Women in the Workplace: How to Retain Female Talent

Millions of Americans have left the workforce due to the ongoing public health crisis of the COVID-19 pandemic. This situation has particularly impacted female employees who had to become the primary caretakers of their children when schools and daycares closed. As a result, many women had to leave their jobs, and companies lost some of their most outstanding employees. Now companies need to spend time deciding how they can better accommodate, empower, and retain female talent with children.

I am a life coach, helping ambitious working moms become their best selves every day. Part of this is educating companies on how to better support women in the workplace, especially those with children. Using valuable insights from my clients and my own experience as a working mom, I’ve put together five suggestions for companies on how to retain female talent, both pre and postpartum.

Find Out How You Can Support Women in the Workplace

Administering a survey is one of the best ways to determine your company’s ability to hire and retain working moms. Ask open-ended questions so you can find out more about the challenges female employees face and which are the most important. If possible, allow them to give their opinion anonymously to share their feelings without worrying about retribution.

Revamp Your Company Policies & Benefits 

Once you’ve reviewed the survey, you’ll better understand the company policies and benefits that need revamping. For example, do the majority of female employees want paternity leave or extended maternity leave? Or perhaps they would prefer a more flexible work schedule? The company can also assess its employee performance evaluations, possibly changing from time-oriented to task-oriented. 

Whether female talent want to feel more involved during meetings or expectant moms require a designated parking spot, companies should accommodate the needs of women in the workplace. Listening to your female employees, and implementing change, can make it easier to retain talented pre and postpartum female employees. In doing so, you’ll not only improve your business, but women in the workplace are more likely to feel heard and acknowledged.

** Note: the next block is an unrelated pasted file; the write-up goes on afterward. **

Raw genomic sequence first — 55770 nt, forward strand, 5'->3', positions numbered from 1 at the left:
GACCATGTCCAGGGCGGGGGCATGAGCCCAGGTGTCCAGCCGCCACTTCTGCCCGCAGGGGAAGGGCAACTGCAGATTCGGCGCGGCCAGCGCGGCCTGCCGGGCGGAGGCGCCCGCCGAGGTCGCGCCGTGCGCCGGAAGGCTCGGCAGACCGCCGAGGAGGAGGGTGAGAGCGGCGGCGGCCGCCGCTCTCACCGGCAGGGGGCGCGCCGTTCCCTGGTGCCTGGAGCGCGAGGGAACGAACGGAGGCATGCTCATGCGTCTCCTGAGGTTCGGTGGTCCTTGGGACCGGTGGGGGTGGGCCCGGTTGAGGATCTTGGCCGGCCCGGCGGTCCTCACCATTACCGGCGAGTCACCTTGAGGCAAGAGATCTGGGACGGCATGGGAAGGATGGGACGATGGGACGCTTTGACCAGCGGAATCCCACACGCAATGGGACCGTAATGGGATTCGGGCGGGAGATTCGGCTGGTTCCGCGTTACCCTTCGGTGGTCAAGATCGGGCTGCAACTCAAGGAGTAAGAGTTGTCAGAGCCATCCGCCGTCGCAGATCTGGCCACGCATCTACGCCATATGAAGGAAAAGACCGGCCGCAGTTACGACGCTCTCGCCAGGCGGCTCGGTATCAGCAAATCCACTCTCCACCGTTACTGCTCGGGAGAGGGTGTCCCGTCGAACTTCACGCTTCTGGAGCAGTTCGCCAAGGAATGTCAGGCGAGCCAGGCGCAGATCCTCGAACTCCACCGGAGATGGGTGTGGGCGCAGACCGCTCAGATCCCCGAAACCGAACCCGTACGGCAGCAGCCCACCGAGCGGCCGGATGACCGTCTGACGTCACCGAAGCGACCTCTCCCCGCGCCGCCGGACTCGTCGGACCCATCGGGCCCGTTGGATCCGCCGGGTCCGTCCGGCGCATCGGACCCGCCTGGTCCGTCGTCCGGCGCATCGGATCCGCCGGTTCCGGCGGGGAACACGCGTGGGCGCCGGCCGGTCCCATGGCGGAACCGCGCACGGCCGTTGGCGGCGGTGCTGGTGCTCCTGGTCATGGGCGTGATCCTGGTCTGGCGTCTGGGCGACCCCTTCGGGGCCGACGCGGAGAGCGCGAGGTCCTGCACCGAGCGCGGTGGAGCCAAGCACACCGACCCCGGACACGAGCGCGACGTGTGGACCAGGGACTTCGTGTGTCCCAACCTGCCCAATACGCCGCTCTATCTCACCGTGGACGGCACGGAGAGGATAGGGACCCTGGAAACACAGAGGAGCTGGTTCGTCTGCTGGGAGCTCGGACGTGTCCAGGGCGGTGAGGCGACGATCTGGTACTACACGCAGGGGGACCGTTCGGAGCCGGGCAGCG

Start a Mentorship Program 

A study published by McKinsey, titled ‘Women in the Workplace 2020’, reveals that women may face significant roadblocks without the right mentorship and sponsorship opportunities. For example, a sponsor can amplify the voice of lower-level female talent, while a mentor can help guide women towards their career goals.

An official company mentor program is an excellent way for you to capitalize on your most fantastic resource, your employees. It also demonstrates the company’s commitment to nurturing talent and providing employees the opportunity to learn from a trusted advisor. Retaining female talent is far more likely for those companies who actively invest in their professional development. Women in these types of workplaces are also likely to be more loyal and productive. This further increases female employee retention rates.

Create an Employee Reward and Recognition Program

Every employee wants their manager to acknowledge their hard work. This recognition is especially true for pre and postpartum female employees who may quit their jobs due to feeling unappreciated, dismissed, or victim to gender inequality in the workplace. If possible, create a monthly reward and recognition program for outstanding employees. This straightforward strategy will foster a positive work culture and inspire employees to improve their work ethic. Working moms will also enjoy the positive reinforcement, especially those working from home who still want their efforts acknowledged outside the office.

Close the Wage Gap Between Your Employees

The pay gap between male and female talent is a long-standing issue of gender inequality in the workplace. It impacts female employees across all socioeconomic and racial groups in almost every industry. Companies should advocate for women in the workplace by closing the wage gap. After all, there’s a higher chance of female talent remaining loyal if they receive equal pay for equal work.

Make it Easier for Working Moms to Progress in Their Career

Are your pre and postpartum female workers anxious about potentially losing their job? Do the women in your workplace fear they’ll miss out on a promotion because of maternity leave? A top tip for supporting female workers is developing tools and creating opportunities that will allow them to advance their careers like their male counterparts. One way to do this is to focus on results, not on time spent; a great way to support a working mom’s need for flexibility. By creating opportunities for women, you can also tackle gender inequality in the workplace, encouraging female leadership and retaining your female employees in the process. 

There’s no doubt in my mind that moms are some of the hardest workers on the planet. With the right strategies and support, you can create a supportive environment for pre and postpartum women. In doing so, your company can encourage women in the workplace to thrive at all stages of life.


How Onboarding Technology Can Improve Talent Retention

The ability to recruit and retain talented employees, one of the most highly coveted resources for businesses of all sizes, is critical to industry success. It therefore comes as a surprise (at least to me) that many companies allow talent to slip through their fingers. How can this be? That’s simple: By failing to provide the effective onboarding experience new hires need.

The good news is that more enlightened employers now turn to technology to provide new staff with that very important workplace introduction. It is a structured yet flexible process designed to encourage employees to assimilate the culture of their new organizations, and as a result, stay for the long term.